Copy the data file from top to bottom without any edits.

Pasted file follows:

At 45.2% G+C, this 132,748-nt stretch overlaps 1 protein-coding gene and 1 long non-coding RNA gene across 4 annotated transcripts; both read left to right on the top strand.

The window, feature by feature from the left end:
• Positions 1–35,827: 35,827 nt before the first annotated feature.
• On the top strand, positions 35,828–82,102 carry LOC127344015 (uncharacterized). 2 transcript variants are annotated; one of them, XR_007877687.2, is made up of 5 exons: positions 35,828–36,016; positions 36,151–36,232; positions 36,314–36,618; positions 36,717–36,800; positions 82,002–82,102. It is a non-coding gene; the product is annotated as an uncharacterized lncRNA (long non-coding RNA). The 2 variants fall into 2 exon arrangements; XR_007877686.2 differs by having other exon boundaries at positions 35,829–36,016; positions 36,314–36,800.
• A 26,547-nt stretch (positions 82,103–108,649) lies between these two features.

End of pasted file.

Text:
At 45.2% G+C, this 132,748-nt stretch overlaps 1 protein-coding gene and 1 long non-coding RNA gene across 4 annotated transcripts; both read left to right on the top strand.

The window, feature by feature from the left end:
• Positions 1–35,827: 35,827 nt before the first annotated feature.
• On the top strand, positions 35,828–82,102 carry LOC127344015 (uncharacterized). 2 transcript variants are annotated; one of them, XR_007877687.2, is made up of 5 exons: positions 35,828–36,016; positions 36,151–36,232; positions 36,314–36,618; positions 36,717–36,800; positions 82,002–82,102. It is a non-coding gene; the product is annotated as an uncharacterized lncRNA (long non-coding RNA). The 2 variants fall into 2 exon arrangements; XR_007877686.2 differs by having other exon boundaries at positions 35,829–36,016; positions 36,314–36,800.
• A 26,547-nt stretch (positions 82,103–108,649) lies between these two features.